The documentary opens with several celebrities speaking about B.B. King. Bill Cosby notes that the story of Riley B. King is one of survival. Other celebrities and musical greats including Bruce Willis Carlos Santana, Bonnie Raitt and Eric Clapton provide opening commentary about the blues legend. They speak to the distinct sound of his music that he is recognizable by only one note and the ever present vibrato.
Narrator Morgan Freedman takes over the piece to recount the main elements of B.B. Kings early years starting with his 1925 birth in a sharecropper's plantation along the Mississippi Delta. During this period we meet B.B.'s relatives who's parents helped in his upbringing after the premature death of his mother. King himself tells the story of his early years referring to himself, as just a blues singer he sits on is tour bus headed to his birthplace for the annual B.B. King Homecoming Festival. One of his great aunts had a phonograph which was the focus of his visits to her residence. School was important to King. He had to travel a long way to attend Elkhorn School the area one room schoolhouse. He also leaned a lot musically and personally from attending church influenced by the reverend Archie Farms. King was not immune to the realities of the era. The KKK was very active in his community and was witness to a lynching an event that had a very large impact on the young King and stayed with him to this day. His grandmother died when he was 14 and his dad brought him to Liberty Mississippi to live with his half brothers and sisters. King did not like the new surroundings and road his bike back to the Delta to stay with family friends. Back in the Delta King damaged a plantation tractor and left for Memphis for 8 month before retuning to pay off the damage to the vehicle. It was from this plantation owner that he received his first guitar.
He eventually did leave for Memphis for good at age 23 spending 5 years at WDIA records as a DJ. He went by the nick name Beale Street Blues Boy which evolved to Blues Boy then eventually shortened to B.B. King. He played in the clubs at night, sang on the radio and cut 4 sides for Bullet Records. It was also in this period where he came up with the name for his guitar. It stemmed from a fight in a night club that caught fire during a ruckus. King ran out with the guests but retuned to get his guitar which almost caused the death. The original cause of the fight between the two combatants a girl named Lucille.
The real start of his career was in 1955 when he started out on a bus tour with his band the B.B. King Review playing the black clubs on what was known at the chitlin circuit. This also began his reputation as a tireless tourer sometimes playing up to 360 days a year.
The director switches back to commentaries from music legends all speaking about the quintessential B.B. King's 1964 album Live at the Regal in Chicago. Many legendary mostly British guitar players from Paul Rogers to Carlos Santana to Peter Green comment on how this recording was the greatest bit of guitar work ever put on vinyl.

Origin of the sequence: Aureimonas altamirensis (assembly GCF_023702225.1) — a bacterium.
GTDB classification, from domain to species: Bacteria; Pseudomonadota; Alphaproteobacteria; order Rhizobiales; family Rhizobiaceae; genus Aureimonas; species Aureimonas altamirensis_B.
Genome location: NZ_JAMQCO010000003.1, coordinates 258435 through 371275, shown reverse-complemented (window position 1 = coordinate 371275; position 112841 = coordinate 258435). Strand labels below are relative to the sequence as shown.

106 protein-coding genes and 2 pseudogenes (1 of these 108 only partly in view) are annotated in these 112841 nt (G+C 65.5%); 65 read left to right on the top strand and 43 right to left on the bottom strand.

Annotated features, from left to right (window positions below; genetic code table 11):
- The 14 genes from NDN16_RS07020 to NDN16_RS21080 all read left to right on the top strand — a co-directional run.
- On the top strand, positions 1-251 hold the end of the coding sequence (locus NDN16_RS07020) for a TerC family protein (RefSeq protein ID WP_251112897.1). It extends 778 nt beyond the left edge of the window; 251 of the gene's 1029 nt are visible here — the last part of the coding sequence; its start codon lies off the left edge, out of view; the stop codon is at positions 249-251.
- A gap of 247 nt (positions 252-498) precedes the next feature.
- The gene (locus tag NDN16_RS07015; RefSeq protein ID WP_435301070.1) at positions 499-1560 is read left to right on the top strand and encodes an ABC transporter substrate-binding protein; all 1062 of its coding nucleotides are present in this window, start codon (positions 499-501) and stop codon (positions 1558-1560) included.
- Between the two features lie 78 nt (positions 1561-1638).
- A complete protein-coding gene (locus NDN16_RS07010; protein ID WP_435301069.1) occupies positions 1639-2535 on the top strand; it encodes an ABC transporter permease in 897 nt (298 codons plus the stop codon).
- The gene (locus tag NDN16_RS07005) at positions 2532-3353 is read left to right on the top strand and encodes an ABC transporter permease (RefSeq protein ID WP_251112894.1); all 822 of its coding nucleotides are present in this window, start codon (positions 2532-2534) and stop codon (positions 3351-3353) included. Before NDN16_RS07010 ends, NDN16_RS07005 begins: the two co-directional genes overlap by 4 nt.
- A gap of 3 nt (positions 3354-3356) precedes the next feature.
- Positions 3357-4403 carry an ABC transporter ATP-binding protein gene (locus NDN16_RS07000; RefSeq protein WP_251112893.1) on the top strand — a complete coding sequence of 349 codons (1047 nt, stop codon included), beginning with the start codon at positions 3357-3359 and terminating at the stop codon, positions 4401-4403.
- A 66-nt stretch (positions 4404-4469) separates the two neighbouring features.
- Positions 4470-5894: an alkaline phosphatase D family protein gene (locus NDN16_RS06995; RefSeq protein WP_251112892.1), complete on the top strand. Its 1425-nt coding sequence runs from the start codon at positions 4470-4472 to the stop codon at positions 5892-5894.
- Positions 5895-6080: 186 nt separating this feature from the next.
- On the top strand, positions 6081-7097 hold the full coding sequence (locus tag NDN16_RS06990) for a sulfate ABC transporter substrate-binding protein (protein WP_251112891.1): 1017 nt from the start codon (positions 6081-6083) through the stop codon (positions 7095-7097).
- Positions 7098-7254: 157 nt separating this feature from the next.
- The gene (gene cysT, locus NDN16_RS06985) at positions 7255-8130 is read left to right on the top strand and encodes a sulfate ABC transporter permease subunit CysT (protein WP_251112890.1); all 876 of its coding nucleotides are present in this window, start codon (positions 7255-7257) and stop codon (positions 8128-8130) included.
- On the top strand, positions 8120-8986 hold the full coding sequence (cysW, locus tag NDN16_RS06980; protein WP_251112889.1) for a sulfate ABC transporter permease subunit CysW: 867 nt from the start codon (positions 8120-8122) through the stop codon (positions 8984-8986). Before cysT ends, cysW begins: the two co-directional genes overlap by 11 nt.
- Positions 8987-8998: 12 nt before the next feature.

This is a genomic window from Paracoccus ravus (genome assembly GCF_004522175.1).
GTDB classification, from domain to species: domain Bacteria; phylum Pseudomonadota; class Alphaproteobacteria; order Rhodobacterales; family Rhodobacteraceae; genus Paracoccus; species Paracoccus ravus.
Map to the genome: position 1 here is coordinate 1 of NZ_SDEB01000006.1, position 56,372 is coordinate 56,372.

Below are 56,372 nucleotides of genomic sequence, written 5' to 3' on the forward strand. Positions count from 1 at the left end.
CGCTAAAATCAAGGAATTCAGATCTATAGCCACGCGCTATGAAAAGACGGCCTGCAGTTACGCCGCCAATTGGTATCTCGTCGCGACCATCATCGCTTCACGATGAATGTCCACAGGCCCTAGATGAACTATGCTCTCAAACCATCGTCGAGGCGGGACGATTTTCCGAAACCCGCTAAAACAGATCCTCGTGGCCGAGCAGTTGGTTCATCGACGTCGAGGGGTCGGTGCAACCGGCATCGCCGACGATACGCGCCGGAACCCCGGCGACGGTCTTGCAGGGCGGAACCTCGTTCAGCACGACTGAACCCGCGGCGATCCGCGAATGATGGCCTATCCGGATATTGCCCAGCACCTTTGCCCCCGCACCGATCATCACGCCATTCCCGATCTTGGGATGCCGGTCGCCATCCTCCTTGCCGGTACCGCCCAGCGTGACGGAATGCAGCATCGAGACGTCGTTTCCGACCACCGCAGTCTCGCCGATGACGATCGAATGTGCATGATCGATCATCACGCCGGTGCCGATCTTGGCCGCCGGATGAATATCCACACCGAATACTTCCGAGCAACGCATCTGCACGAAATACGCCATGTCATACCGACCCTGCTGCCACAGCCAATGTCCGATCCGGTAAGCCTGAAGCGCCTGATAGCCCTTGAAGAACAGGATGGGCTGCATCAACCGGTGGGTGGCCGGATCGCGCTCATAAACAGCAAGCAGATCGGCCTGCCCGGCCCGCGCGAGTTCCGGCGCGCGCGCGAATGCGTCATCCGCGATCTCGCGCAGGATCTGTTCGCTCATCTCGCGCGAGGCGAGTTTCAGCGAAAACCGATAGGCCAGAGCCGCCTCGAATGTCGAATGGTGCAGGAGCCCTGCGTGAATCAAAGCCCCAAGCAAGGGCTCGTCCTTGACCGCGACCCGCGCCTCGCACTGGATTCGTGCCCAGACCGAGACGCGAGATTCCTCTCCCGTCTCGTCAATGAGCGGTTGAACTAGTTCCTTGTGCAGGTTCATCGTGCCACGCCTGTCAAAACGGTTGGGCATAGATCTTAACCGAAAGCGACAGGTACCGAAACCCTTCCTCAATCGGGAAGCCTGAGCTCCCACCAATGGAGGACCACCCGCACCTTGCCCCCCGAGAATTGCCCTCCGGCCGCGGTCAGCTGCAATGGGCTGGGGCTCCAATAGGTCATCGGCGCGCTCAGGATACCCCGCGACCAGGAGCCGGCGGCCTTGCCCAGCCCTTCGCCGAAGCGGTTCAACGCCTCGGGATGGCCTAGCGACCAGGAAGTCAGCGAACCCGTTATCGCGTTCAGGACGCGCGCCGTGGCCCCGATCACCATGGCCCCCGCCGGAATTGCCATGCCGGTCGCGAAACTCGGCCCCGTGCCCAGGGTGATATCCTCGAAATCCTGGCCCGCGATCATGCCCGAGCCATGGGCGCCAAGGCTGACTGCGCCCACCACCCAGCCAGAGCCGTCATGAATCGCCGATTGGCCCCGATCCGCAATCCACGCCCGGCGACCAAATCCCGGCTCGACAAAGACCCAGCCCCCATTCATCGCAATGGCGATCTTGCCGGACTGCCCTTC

His manager Sid Sidenberg saw more potential and wanted B.B. to Branch out. He booked king on the 1969 tour with the Rolling Stones the tour brought king a much larger audience now playing stadiums. Billy Wyman interviewed remembering the time and tour did not know what he was doing with the guitar and could not way copy King. Skip forward 20 years Bono speaks of the collaboration with U2 on rattle and hum where once B.B. started singing he felt like an inferior school boy and moved to the side of the stage to give B.B. his due pivotal moments in the film that point to the fact that King had to go abroad to expand his audience before he could be appreciated by the majority of the citizens back home.
A highlight of the film is an interview where B.B. speaks about his music, his peers Albert & Fred King and influences such as T- Bone Walker. The interview is cut from three different discussion from the early middle and late part of his career. Another key moment featured the 2011 concert at the White House, playing along Mick Jagger with President Obama joining him in a rendition of Sweet Home Chicago. The director spent two years working on this project and went over 250 plus hours of archival material to complete the film.
B.B. King the Life of Riley is a wonderful tale about a blues titan. It's a piece that has great cross generational appeal. The documentary shows the level of respect that the traditional legends in rock have for a true pioneer. It's a film that I can highly recommend.
*** 1/2 Out of 4.
B.B. King Life of Riley | Jon Brewer | U.K. | 2012 | 123 Minutes.
2013 NXNE Festival.
Tags: Blues, Mississippi, Memphis, Touring, Live Performance, Rock and Roll Hall of Fame, Chitlin Circuit, Live at the Regal in Chicagio, Rolling Stones, U2, Three Kings, U.S. President Barack Obama , Sweet Home Chicago.